Issues In The Workplace Amongst Deaf and Hearing Communties
There is a large gap in the communication present when it comes to the Deaf and the Hearing communities. Members of the Deaf community are being treated poorly, being assigned to jobs that they are not trained in, and are unable to learn and advance in their respective fields due to the lack of communication. This disconnect stems from both a lack of understanding and a lack of will to learn and understand from the Hearing community. The Know The Sign Campaign will eliminate this issue through instruction and direct immersion and interaction for members of the Hearing community into the Deaf community. Those who are Hearing, a term which describes anyone with the ability to hear and speak clearly, will be made to feel what it’s like to be Deaf. From this ground point, understanding can truly begin to take place. Introduction to basic vocabulary will be presented and taught and direct conversation between the Hearing and the Deaf will occur to establish a true connection. Conversations made in person, predominantly without the aid of an interpreter, creates immersive experiences wherein the two must communicate. In these situations, the immersive nature of the experience allows both parties to learn and better understand one another because there is nothing for them to use as a crutch. With the general knowledge provided by the Know The Sign Campaign, these interactions will be made easier and the lines of communication will open up.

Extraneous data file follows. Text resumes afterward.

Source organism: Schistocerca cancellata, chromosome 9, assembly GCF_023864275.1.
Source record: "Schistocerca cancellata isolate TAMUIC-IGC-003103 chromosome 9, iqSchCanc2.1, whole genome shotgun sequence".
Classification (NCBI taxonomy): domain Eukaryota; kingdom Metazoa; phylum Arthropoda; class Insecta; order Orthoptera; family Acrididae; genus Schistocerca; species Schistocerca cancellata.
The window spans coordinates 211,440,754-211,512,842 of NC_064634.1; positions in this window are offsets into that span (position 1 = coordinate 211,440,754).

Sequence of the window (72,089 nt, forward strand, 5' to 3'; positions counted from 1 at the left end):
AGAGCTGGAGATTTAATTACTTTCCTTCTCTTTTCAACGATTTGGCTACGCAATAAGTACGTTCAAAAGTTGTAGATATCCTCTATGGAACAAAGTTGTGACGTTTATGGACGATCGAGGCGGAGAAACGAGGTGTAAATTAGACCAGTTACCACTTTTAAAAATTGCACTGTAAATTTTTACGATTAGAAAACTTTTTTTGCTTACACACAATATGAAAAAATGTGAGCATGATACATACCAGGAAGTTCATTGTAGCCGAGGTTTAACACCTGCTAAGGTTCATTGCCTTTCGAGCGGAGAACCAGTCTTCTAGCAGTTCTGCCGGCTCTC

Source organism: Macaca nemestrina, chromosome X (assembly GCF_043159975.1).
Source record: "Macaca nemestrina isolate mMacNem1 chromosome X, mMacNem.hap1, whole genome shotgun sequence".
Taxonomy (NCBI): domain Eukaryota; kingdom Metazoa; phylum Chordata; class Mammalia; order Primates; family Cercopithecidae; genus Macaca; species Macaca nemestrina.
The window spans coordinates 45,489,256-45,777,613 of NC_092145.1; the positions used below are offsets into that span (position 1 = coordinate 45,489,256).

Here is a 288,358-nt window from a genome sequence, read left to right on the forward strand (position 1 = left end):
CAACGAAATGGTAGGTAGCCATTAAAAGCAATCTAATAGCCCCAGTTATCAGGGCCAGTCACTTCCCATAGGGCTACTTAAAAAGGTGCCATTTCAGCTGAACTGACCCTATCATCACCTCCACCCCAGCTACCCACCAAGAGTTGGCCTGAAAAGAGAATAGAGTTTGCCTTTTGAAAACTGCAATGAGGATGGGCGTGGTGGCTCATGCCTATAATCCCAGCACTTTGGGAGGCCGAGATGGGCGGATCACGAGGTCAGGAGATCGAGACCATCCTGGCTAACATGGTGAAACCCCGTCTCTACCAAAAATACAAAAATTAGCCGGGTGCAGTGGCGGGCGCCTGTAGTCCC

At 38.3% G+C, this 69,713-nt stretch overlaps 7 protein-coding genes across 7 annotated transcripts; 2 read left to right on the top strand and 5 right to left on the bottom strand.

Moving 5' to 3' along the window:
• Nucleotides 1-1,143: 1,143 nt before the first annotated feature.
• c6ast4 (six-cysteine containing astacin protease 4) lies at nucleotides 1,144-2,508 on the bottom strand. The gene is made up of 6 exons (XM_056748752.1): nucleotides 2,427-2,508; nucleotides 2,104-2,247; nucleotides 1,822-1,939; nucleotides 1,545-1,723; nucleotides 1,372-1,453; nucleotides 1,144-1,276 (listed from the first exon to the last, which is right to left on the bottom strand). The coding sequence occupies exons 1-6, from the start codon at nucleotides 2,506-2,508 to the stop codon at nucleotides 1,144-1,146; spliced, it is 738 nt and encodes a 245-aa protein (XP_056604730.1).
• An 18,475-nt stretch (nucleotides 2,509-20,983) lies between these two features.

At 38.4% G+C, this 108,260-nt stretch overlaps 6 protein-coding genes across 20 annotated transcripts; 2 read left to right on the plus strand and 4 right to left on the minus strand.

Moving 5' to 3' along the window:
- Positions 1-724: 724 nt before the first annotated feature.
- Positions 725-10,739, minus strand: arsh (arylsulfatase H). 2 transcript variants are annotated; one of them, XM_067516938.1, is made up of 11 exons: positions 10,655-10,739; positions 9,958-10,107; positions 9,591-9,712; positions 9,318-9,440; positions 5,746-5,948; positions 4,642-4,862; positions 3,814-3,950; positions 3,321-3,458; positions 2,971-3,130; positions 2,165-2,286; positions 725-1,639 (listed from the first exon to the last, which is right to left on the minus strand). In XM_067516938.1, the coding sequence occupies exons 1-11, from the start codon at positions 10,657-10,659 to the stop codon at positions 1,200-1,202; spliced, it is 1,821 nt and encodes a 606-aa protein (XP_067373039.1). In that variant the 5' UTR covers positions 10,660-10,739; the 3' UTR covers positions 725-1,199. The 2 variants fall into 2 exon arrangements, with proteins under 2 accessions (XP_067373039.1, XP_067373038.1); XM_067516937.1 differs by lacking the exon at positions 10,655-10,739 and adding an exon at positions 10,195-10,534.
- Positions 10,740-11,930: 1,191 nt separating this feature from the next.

For every 1,000 people in the United States alone, between 10-20 of those people will have some sort of hearing lose. This includes those who are born Deaf, those who lose their hearing later in life, and those who are considered to be hard of hearing. Communication is incredibly difficult between the Deaf and Hearing communities in the workplace. Deaf individuals face degrees of discrimination and harassment due to lack of understanding. The Americans With Disabilities Act setup laws to enforce fair and equal opportunities for Deaf individuals. Companies need to be made aware of the hardships the Deaf community endures in the workplace, and understand that there are special needs that need to be implemented to assist those who cannot hear.